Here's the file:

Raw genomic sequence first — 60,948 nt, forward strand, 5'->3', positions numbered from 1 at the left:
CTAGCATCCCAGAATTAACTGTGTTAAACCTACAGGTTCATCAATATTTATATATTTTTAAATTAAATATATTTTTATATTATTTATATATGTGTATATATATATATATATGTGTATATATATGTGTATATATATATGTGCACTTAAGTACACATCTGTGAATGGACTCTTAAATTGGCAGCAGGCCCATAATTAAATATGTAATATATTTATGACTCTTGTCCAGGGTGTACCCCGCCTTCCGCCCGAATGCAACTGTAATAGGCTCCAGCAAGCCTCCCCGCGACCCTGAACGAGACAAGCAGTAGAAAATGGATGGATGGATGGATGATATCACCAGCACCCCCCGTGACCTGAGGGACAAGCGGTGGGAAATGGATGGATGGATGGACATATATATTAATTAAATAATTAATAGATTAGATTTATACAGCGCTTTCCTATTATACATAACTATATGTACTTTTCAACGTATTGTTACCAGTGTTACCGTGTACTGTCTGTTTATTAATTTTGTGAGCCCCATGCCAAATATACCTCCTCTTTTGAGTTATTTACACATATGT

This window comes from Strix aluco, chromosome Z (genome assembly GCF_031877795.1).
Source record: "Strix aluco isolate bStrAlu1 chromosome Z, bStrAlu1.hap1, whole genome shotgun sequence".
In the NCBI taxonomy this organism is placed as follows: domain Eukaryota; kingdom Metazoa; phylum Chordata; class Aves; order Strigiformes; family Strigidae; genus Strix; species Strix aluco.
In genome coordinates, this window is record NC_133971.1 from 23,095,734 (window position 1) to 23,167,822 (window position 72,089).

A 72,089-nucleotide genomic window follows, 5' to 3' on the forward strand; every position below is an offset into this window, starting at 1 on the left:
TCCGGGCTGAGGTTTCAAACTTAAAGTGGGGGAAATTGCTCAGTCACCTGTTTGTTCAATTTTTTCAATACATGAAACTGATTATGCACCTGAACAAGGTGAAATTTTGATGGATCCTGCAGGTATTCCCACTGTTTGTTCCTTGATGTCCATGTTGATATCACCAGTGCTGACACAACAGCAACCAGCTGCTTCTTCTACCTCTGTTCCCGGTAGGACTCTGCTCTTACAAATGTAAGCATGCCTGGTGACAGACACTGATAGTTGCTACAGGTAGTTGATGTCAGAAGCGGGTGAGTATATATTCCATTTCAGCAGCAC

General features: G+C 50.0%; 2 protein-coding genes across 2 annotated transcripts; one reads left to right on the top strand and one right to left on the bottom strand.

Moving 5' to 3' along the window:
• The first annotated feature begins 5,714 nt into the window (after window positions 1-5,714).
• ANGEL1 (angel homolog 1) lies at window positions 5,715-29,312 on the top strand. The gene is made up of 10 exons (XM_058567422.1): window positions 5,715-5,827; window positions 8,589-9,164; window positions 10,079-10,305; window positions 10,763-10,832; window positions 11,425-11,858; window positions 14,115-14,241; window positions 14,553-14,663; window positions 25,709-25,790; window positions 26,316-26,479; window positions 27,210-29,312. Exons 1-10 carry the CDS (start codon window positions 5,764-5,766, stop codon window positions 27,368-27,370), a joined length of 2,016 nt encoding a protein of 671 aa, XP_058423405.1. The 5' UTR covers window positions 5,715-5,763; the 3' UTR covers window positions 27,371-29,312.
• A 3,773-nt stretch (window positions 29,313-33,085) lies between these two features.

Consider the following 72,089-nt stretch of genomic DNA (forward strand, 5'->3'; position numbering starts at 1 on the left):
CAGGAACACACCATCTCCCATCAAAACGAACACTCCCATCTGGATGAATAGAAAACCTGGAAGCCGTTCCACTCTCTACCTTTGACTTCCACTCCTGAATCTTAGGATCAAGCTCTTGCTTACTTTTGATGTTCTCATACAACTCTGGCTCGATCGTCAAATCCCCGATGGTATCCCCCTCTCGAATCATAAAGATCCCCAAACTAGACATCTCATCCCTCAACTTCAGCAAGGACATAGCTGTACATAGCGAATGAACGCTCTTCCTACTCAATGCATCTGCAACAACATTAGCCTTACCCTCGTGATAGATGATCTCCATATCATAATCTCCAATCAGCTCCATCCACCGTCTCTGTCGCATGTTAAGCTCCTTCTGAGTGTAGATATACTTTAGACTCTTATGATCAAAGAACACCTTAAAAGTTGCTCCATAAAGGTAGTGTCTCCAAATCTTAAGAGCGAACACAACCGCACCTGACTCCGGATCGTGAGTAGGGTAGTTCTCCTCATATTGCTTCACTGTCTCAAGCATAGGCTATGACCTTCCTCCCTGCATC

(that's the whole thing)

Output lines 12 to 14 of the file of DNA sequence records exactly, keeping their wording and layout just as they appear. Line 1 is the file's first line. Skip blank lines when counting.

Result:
• ANGEL1 (angel homolog 1) lies at window positions 5,715-29,312 on the top strand. The gene is made up of 10 exons (XM_058567422.1): window positions 5,715-5,827; window positions 8,589-9,164; window positions 10,079-10,305; window positions 10,763-10,832; window positions 11,425-11,858; window positions 14,115-14,241; window positions 14,553-14,663; window positions 25,709-25,790; window positions 26,316-26,479; window positions 27,210-29,312. Exons 1-10 carry the CDS (start codon window positions 5,764-5,766, stop codon window positions 27,368-27,370), a joined length of 2,016 nt encoding a protein of 671 aa, XP_058423405.1. The 5' UTR covers window positions 5,715-5,763; the 3' UTR covers window positions 27,371-29,312.
• A 3,773-nt stretch (window positions 29,313-33,085) lies between these two features.

Consider the following 72,089-nt stretch of genomic DNA (forward strand, 5'->3'; position numbering starts at 1 on the left):